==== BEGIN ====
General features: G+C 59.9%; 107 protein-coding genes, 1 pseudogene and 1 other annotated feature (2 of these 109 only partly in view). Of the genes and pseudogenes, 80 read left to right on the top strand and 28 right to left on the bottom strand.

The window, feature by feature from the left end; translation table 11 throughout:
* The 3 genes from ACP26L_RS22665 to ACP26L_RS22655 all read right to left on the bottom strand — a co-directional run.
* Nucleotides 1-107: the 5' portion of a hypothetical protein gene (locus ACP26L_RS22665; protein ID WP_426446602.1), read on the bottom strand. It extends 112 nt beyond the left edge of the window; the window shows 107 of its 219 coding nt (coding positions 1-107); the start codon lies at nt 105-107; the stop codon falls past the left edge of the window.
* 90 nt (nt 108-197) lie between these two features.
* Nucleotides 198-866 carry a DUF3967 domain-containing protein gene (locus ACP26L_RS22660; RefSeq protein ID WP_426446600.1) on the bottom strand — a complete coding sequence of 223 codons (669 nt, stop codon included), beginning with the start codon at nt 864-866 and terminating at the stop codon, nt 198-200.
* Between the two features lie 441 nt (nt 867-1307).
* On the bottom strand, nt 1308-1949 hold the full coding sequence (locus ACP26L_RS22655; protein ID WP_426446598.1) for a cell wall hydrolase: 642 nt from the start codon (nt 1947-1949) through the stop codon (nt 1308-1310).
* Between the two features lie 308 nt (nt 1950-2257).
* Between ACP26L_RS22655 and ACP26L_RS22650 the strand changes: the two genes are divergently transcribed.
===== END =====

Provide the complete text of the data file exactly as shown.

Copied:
General features: G+C 59.9%; 107 protein-coding genes, 1 pseudogene and 1 other annotated feature (2 of these 109 only partly in view). Of the genes and pseudogenes, 80 read left to right on the top strand and 28 right to left on the bottom strand.

The window, feature by feature from the left end; translation table 11 throughout:
* The 3 genes from ACP26L_RS22665 to ACP26L_RS22655 all read right to left on the bottom strand — a co-directional run.
* Nucleotides 1-107: the 5' portion of a hypothetical protein gene (locus ACP26L_RS22665; protein ID WP_426446602.1), read on the bottom strand. It extends 112 nt beyond the left edge of the window; the window shows 107 of its 219 coding nt (coding positions 1-107); the start codon lies at nt 105-107; the stop codon falls past the left edge of the window.
* 90 nt (nt 108-197) lie between these two features.
* Nucleotides 198-866 carry a DUF3967 domain-containing protein gene (locus ACP26L_RS22660; RefSeq protein ID WP_426446600.1) on the bottom strand — a complete coding sequence of 223 codons (669 nt, stop codon included), beginning with the start codon at nt 864-866 and terminating at the stop codon, nt 198-200.
* Between the two features lie 441 nt (nt 867-1307).
* On the bottom strand, nt 1308-1949 hold the full coding sequence (locus ACP26L_RS22655; protein ID WP_426446598.1) for a cell wall hydrolase: 642 nt from the start codon (nt 1947-1949) through the stop codon (nt 1308-1310).
* Between the two features lie 308 nt (nt 1950-2257).
* Between ACP26L_RS22655 and ACP26L_RS22650 the strand changes: the two genes are divergently transcribed.